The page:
U.S. Passport Application Should Reflect All Families
by Dana Rudolph
I got my seven-year-old son a new passport yesterday. I think I impressed our town clerk by putting down every piece of needed documentation right before she asked for it. Completed form, notarized document from his other mother consenting to the passport (since she was working and couldn’t be present in person), photos, original birth certificate, court order stating that we were both legal parents.
You want people who are on top of their documentation? Look for same-sex parents.
“We have to travel with this all the time, anyway,” I told the clerk, pointing to the birth certificate and court order. She shook her head in sympathy.
The only thing I hadn’t completed in advance was the place on the form where it asked for my son’s “Father’s Name” and “Mother’s Name.” Since he doesn’t have a father — but rather two moms and an anonymous sperm donor — this was a bit of a stumper.
I’m used to such wording, of course. Most forms we get from schools, doctor’s offices, and the like still have it, even here in Massachusetts, although some are starting to adopt the broader “Parent” and “Parent.” Usually I take matters into my own hand when needed, crossing out “Father” and writing in another “Mother.”
Passport agents can be picky, though, and I know crossouts are frowned upon. The town clerk was sympathetic, however, and made a special call to the main Passport Agency in Boston to see what to do. The answer was indeed to cross out “Father” and “Mother” and write in “Parent 1” and “Parent 2.”
No big deal, perhaps — but my son was standing there with me noting how this Very Important Piece of identity documentation did not acknowledge the existence of his type of family.
The fact is, the Department of State under President Obama and Sec. Hillary Clinton has been one of the leading federal departments in terms of supporting LGBT rights. It has said it will provide equal benefits to the same-sex partners and to opposite-sex spouses of foreign-service employees sent abroad, including diplomatic passports. Not only that, but a person in a legal same-sex marriage can now apply for a new passport using his or her married surname, and a transgender person can change the gender listed on his or her passport based on certification from an attending medical physician, without needing gender reassignment surgery.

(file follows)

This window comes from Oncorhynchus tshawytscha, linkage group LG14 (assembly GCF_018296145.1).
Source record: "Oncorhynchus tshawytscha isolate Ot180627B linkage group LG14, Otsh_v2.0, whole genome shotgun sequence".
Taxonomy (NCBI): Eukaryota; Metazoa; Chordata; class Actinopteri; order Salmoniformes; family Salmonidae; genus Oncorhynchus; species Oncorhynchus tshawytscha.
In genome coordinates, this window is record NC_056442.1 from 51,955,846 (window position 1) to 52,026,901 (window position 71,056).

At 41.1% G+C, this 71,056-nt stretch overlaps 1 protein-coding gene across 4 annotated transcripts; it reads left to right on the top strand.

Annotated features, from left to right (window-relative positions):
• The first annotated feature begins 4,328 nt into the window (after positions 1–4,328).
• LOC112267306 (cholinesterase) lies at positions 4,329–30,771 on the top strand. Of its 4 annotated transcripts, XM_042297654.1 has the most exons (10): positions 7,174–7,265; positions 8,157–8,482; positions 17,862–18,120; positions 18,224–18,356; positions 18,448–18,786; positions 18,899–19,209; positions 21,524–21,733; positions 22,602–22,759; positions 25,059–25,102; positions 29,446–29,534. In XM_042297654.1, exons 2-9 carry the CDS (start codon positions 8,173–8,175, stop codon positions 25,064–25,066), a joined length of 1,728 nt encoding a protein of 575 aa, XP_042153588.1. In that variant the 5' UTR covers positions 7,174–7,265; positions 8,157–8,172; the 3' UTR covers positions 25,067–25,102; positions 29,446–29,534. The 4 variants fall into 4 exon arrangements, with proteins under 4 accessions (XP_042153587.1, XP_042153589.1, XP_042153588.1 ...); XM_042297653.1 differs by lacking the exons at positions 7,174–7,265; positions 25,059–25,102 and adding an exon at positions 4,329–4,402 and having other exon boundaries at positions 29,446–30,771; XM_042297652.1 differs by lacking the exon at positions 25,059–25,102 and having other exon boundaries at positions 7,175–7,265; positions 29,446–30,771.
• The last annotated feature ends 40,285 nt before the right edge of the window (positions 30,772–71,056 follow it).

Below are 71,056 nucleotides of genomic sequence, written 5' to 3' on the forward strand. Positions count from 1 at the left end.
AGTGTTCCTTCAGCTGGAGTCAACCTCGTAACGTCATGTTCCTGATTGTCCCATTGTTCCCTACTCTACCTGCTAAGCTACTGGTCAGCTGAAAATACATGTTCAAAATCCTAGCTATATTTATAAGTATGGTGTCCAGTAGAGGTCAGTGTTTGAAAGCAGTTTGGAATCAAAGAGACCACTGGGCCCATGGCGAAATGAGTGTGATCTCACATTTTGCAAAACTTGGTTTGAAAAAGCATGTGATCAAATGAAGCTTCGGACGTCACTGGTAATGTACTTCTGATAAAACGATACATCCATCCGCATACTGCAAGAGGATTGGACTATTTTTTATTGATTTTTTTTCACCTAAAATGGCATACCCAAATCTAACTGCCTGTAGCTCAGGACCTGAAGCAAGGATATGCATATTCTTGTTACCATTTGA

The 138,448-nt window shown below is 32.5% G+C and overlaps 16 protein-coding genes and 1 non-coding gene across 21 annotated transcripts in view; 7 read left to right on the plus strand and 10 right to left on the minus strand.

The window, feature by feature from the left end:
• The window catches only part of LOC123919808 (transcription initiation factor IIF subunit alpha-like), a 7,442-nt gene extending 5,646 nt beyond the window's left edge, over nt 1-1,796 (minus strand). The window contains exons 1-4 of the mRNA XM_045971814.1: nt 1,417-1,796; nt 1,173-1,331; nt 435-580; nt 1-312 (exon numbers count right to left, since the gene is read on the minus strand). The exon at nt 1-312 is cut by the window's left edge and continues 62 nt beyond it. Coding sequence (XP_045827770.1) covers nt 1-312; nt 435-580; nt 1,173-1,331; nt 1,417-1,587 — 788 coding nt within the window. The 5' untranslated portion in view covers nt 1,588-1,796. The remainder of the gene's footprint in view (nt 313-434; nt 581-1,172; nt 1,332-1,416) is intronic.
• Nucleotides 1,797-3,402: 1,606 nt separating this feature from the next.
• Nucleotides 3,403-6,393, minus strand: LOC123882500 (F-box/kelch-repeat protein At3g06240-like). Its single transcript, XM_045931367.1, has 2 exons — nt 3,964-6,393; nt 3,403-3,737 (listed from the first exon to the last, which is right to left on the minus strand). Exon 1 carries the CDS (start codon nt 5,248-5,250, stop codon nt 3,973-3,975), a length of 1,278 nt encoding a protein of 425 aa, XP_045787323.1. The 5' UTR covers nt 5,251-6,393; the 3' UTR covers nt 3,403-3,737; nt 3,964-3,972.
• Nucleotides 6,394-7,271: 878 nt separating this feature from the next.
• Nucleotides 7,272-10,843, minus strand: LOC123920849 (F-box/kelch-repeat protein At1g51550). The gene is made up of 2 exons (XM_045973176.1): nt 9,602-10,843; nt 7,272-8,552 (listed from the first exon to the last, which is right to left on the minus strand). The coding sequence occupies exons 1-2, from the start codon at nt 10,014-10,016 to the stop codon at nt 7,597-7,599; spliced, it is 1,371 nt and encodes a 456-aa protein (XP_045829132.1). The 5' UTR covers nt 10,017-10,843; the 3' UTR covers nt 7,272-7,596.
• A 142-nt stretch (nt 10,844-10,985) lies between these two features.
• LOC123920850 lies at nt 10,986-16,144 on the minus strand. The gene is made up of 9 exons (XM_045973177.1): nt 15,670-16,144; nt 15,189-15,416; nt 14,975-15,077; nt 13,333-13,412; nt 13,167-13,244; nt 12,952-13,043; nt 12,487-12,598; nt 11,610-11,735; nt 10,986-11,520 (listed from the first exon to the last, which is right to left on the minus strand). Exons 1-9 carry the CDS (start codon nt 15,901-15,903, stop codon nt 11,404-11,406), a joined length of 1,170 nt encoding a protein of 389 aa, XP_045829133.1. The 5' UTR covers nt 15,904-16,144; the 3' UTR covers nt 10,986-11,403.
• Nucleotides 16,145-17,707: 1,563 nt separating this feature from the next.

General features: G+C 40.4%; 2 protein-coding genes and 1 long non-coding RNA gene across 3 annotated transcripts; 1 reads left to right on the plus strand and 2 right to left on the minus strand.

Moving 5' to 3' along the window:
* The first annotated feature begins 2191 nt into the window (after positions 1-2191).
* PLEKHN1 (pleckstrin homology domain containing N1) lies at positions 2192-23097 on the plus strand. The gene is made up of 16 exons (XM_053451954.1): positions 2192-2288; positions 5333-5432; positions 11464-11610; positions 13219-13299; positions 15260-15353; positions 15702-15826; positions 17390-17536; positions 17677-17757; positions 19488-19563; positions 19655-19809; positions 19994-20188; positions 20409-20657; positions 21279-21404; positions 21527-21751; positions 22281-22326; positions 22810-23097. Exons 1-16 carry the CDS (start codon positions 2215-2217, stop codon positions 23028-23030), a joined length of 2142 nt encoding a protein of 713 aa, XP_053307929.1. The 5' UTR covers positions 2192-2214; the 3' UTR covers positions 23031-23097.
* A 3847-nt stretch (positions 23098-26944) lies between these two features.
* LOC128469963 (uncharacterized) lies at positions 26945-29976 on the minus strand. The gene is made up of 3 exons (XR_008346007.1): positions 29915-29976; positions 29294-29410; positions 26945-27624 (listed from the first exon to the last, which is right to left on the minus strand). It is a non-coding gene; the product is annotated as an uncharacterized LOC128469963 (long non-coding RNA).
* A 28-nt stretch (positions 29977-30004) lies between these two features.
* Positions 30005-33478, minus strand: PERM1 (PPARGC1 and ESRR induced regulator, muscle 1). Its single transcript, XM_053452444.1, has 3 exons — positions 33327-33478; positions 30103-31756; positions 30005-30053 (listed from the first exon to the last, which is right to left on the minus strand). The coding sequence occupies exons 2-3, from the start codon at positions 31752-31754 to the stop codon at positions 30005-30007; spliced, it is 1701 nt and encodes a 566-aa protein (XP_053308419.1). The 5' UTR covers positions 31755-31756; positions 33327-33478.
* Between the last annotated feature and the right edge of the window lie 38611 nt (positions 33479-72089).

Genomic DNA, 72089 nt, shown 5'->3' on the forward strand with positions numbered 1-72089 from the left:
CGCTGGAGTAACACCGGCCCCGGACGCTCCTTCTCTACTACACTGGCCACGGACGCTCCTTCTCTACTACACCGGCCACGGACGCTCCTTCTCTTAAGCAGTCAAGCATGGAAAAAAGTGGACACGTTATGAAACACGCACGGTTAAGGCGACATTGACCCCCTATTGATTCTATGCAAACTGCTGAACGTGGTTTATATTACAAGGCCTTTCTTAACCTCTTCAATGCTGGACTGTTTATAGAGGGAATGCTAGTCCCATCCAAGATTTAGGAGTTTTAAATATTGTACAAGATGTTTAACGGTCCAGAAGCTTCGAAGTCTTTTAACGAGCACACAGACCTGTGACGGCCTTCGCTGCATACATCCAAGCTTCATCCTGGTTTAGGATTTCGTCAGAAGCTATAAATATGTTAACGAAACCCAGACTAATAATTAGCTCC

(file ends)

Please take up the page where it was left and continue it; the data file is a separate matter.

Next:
I therefore urge the State Department to continue this positive trend and revise the passport form to say “Parent 1” and “Parent 2.” It remains accurate, but is more inclusive. Not that it is really arduous to cross out a word and put in a new one — but for our children who watch us do it, it is yet another reminder that our families are often marginalized. Allowing for the possibility of different types of families on a form like this also reminds people that we exist and that our presence is recognized by the State Department.
It may be a small change, not up there with employment nondiscrimination or marriage equality — but because it is small, there seems little reason not to make it happen. It would be another sign of acceptance — and perhaps a reminder to other agencies and businesses to revise their forms in the same way.
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